For 2007, a special additional logo, While Women Weep 2007, has been designed as a reminder that there is still a need for women to join together in prayerful concern and creative endeavour. The logo recalls the words of William Booth in his last public address: 'While women weep, as they do now, I'll fight; while little children go hungry, as they do now, I'll fight; while men go to prison, in and out, in and out, as they do now, I'll fight; while there is a drunkard left, while there is a poor lost girl upon the streets, while there remains one dark soul without the light of God, I'll fight – I'll fight to the very end.'
Read Centenary Message
2007 – Centenary of Women's Ministries
The International Headquarters women's ministries leadership team in January 2007. From left: Commissioner Marilyn Francis (Zonal Secretary for Women's Ministries, Americas and Caribbean), Commissioner Lahlimpuii (ZSWM, South Asia), Captain Teresa Everett (administrative assistant), Commissioner Rosemary Makina (ZSWM, Africa), Commissioner Janet Street (World Secretary for Women's Ministries), Commissioner Christina Kjellgren (ZSWM, Europe), Commissioner Arda Frans (ZSWM, South Pacific and East Asia) and Commissioner Helen Clifton (World President of Women's Ministries).
THE Salvation Army is well known for giving women their place in all aspects of life and ministry, including spiritual leadership in the Church. January 2007 sees the centenary of the founding of Salvation Army women's groups under the title 'The Home League'. This work was launched by Mrs Florence Booth in East London on 28 January 1907. Florence and her husband, Bramwell Booth, key leaders in the early days of The Salvation Army, were great activists in the fight against sex-trade trafficking, culminating in the passing of the United Kingdom Criminal Law Amendment Act 1885, which raised the age of consent to 16.
Though the original name 'Home League' has been updated in some areas of the world, women's ministries have gone from strength to strength and now have more than half a million members in 111 countries. The emblem, a house on the Bible, has been adapted to many cultures, and the fourfold aims of worship, fellowship, education and service have been immensely empowering to women worldwide.
To mark the centenary of the founding of Salvation Army women's groups, two new inspirational books have been published:
- Seasons, by Major JoAnn Shade, explores the life of women in leadership, drawing on the author's own experience in 30 years as a Salvation Army officer in the USA.
- For Such a Time, by Lieut-Colonel Jenty Fairbank, is a popular biography of the young Florence Booth, by one of The Salvation Army's best-known writers and historians.
Copies of Seasons and For Such a Time can be bought direct from International Headquarters for £4.95 each (postage free to anywhere in the world). Payment may be made only in UK sterling cheques made out to 'The Salvation Army'. Send your order to Communications Section, The Salvation Army IHQ, 101 Queen Victoria Street, London EC4P 4EP, United Kingdom.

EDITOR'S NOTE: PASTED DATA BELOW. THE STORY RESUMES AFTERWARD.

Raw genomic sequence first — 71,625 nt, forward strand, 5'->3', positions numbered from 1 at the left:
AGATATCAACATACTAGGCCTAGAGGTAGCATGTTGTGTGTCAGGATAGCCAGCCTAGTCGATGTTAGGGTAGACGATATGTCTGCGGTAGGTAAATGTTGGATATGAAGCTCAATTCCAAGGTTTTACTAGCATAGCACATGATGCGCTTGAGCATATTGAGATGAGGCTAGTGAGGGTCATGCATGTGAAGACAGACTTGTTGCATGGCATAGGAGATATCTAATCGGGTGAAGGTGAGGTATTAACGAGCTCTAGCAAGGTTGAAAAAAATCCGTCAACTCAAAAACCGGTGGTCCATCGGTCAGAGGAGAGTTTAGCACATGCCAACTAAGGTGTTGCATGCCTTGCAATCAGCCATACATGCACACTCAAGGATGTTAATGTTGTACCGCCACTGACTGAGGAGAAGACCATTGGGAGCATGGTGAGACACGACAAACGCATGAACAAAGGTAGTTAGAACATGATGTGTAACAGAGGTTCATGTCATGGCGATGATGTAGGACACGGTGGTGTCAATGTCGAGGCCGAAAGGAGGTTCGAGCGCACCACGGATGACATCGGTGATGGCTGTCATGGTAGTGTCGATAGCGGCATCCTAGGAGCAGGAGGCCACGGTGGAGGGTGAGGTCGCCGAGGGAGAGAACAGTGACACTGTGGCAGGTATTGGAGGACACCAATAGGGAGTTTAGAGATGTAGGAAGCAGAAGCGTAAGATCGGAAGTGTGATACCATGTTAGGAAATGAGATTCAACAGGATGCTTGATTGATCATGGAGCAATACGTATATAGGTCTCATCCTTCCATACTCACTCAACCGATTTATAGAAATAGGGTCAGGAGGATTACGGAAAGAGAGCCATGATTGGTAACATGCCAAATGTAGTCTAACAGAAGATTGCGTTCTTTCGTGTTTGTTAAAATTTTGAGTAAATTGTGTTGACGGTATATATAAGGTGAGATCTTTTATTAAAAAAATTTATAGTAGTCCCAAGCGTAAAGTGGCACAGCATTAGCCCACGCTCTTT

Copies may also be bought, in national currencies, from territorial trade departments (use the pull-down menu from the home page of www.salvationarmy.org to find the appropriate address, then contact the trade department for local price details).
Salvationist women delegates at the United Nations
In February 2007, the 51st Session of the United Nations Commission on the Status of Women met in New York to discuss 'The Elimination of All Forms of Discrimination and Violence Against the Girl Child'. In the centenary year of Salvation Army Women's Ministries, Salvationist women delegates from a variety of countries and cultures attended this event. The Salvation Army has signed a written statement prepared by the UN Vienna Non-governmental Organisations Committee on the Status of Women. The statement (available on this website) includes the following recommendations to governments:
- Ensure that law enforcement has adequate resources and training to respond to violence against the girl child, to respond quickly to incidents of violence with compassion, understanding and respect and to patrol public places and streets;
- Provide timely and effective resources and appropriate support to victims of violence, including safe shelter and free access to medical and psychological treatment;
- Introduce and enforce legislation making religious and traditional practices which harm girls illegal, including female genital mutilation, under-age marriage and forced abortion;
- Severely penalise those who benefit from the sexual exploitation of the girl child, including prostitution, sex tourism, pornography, mail order brides and exploitation via the Internet.
The Salvation Army supports these goals.
Report by Commissioner Helen Clifton
World President of Women's Ministries